The Unknown Eros. Book I.

Coventry Patmore 1823 (Woodford, London) – 1896 (Lymington)

I
Saint Valentine’s Day

Well dost thou, Love, thy solemn Feast to hold
In vestal February;
Not rather choosing out some rosy day
From the rich coronet of the coming May,
When all things meet to marry!

O, quick, prævernal Power
That signall'st punctual through the sleepy mould
The Snowdrop's time to flower,
Fair as the rash oath of virginity
Which is first-love's first cry;
O, Baby Spring,
That flutter'st sudden 'neath the breast of Earth
A month before the birth;
Whence is the peaceful poignancy,
The joy contrite,
Sadder than sorrow, sweeter than delight,
That burthens now the breath of everything,
Though each one sighs as if to each alone
The cherish'd pang were known?
At dusk of dawn, on his dark spray apart,
With it the Blackbird breaks the young Day's heart;
In evening's hush
About it talks the heavenly-minded Thrush;
The hill with like remorse
Smiles to the Sun's smile in his westering course;
The fisher's drooping skiff
In yonder sheltering bay;
The choughs that call about the shining cliff;
The children, noisy in the setting ray;
Own the sweet season, each thing as it may;
Thoughts of strange kindness and forgotten peace
In me increase;
And tears arise
Within my happy, happy Mistress' eyes,
And, lo, her lips, averted from my kiss,
Ask from Love's bounty, ah, much more than bliss!

Is't the sequester'd and exceeding sweet
Of dear Desire electing his defeat?
Is't the waked Earth now to yon purpling cope
Uttering first-love's first cry,
Vainly renouncing, with a Seraph's sigh,
Love's natural hope?
Fair-meaning Earth, foredoom'd to perjury!
Behold, all amorous May,
With roses heap'd upon her laughing brows,
Avoids thee of thy vows!
Were it for thee, with her warm bosom near,
To abide the sharpness of the Seraph's sphere?
Forget thy foolish words;
Go to her summons gay,
Thy heart with dead, wing'd Innocencies fill'd,
Ev'n as a nest with birds
After the old ones by the hawk are kill'd.

Well dost thou, Love, to celebrate
The noon of thy soft ecstasy,
Or e'er it be too late,
Or e'er the Snowdrop die!

II
Wind And Wave

The wedded light and heat,
Winnowing the witless space,
Without a let,
What are they till they beat
Against the sleepy sod, and there beget
Perchance the violet!
Is the One found,
Amongst a wilderness of as happy grace,
To make Heaven's bound;
So that in Her
All which it hath of sensitively good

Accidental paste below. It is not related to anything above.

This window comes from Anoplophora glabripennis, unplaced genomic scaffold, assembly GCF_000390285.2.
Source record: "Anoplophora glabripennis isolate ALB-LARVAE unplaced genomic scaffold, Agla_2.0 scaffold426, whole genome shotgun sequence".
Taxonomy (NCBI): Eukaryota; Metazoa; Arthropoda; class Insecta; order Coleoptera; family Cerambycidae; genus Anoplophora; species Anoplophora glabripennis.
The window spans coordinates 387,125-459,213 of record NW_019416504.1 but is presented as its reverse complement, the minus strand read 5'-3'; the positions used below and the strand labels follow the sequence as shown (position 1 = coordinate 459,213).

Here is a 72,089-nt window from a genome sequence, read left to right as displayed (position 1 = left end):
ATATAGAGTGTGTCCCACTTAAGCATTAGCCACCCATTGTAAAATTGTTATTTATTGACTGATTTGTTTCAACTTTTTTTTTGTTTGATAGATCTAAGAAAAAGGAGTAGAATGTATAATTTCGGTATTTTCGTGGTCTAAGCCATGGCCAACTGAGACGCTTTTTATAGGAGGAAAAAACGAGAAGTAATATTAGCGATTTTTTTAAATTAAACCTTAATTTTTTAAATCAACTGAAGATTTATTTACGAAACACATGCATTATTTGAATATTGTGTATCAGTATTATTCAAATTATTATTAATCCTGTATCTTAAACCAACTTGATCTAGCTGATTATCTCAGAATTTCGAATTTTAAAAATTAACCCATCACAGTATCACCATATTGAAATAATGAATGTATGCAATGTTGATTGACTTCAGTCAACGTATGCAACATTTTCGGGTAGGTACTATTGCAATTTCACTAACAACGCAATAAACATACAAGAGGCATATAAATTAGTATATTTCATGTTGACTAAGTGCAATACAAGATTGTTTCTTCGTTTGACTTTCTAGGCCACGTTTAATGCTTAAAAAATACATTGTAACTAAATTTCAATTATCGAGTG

Is sought and understood
After the narrow mode the mighty Heavens prefer?
She, as a little breeze
Following still Night,
Ripples the spirit's cold, deep seas
Into delight;
But, in a while,
The immeasurable smile
Is broke by fresher airs to flashes blent
With darkling discontent;
And all the subtle zephyr hurries gay,
And all the heaving ocean heaves one way,
T'ward the void sky-line and an unguess'd weal;
Until the vanward billows feel
The agitating shallows, and divine the goal,
And to foam roll,
And spread and stray
And traverse wildly, like delighted hands,
The fair and fleckless sands;
And so the whole
Unfathomable and immense
Triumphing tide comes at the last to reach
And burst in wind-kiss'd splendours on the deaf'ning beach,
Where forms of children in first innocence
Laugh and fling pebbles on the rainbow'd crest
Of its untired unrest.

III
Winter

I, singularly moved
To love the lovely that are not beloved,
Of all the Seasons, most
Love Winter, and to trace
The sense of the Trophonian pallor on her face.
It is not death, but plenitude of peace;
And the dim cloud that does the world enfold
Hath less the characters of dark and cold
Than warmth and light asleep,
And correspondent breathing seems to keep
With the infant harvest, breathing soft below
Its eider coverlet of snow.
Nor is in field or garden anything
But, duly look'd into, contains serene
The substance of things hoped for, in the Spring,
And evidence of Summer not yet seen.
On every chance-mild day
That visits the moist shaw,
The honeysuckle, 'sdaining to be crost
In urgence of sweet life by sleet or frost,
'Voids the time's law
With still increase
Of leaflet new, and little, wandering spray;
Often, in sheltering brakes,
As one from rest disturb'd in the first hour,
Primrose or violet bewilder'd wakes,
And deems 'tis time to flower;
Though not a whisper of her voice he hear,
The buried bulb does know
The signals of the year,
And hails far Su
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Submitted on May 13, 2011

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Coventry Patmore

Coventry Kersey Dighton Patmore was an English poet and critic best known for The Angel in the House, his narrative poem about an ideal happy marriage. more…

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    "The Unknown Eros. Book I." Poetry.net. STANDS4 LLC, 2020. Web. 31 Oct. 2020. <https://www.poetry.net/poem/7398/the-unknown-eros.--book-i.>.

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